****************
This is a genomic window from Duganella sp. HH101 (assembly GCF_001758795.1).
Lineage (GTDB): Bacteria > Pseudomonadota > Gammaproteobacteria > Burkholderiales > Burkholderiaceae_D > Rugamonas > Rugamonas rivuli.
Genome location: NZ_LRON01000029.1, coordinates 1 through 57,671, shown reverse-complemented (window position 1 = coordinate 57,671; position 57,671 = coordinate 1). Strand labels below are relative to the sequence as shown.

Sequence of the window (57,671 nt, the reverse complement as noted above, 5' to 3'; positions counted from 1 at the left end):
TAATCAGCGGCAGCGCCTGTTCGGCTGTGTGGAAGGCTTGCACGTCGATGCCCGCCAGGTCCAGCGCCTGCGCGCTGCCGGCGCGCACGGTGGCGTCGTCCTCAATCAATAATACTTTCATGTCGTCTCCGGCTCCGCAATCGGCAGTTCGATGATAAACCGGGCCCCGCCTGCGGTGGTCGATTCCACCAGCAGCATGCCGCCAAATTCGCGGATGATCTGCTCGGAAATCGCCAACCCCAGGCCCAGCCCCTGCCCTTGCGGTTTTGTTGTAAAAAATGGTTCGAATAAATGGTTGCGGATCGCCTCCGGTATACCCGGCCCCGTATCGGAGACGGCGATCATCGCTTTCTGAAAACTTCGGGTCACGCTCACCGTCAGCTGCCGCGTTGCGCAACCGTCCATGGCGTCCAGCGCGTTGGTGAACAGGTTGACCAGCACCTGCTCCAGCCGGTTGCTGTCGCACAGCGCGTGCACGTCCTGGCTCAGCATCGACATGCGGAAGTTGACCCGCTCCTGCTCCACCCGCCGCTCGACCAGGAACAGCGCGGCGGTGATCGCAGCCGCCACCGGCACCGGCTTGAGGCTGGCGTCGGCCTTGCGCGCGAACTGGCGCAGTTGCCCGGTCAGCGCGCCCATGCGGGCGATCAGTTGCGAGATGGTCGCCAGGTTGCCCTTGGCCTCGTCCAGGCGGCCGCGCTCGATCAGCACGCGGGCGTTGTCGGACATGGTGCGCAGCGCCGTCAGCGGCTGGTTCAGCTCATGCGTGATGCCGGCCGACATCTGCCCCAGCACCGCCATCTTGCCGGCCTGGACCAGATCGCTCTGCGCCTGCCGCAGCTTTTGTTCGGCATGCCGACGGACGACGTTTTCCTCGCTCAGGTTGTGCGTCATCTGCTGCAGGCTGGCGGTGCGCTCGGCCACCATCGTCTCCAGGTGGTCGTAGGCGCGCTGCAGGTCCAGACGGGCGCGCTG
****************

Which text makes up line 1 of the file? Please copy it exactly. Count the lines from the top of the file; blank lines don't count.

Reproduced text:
This is a genomic window from Duganella sp. HH101 (assembly GCF_001758795.1).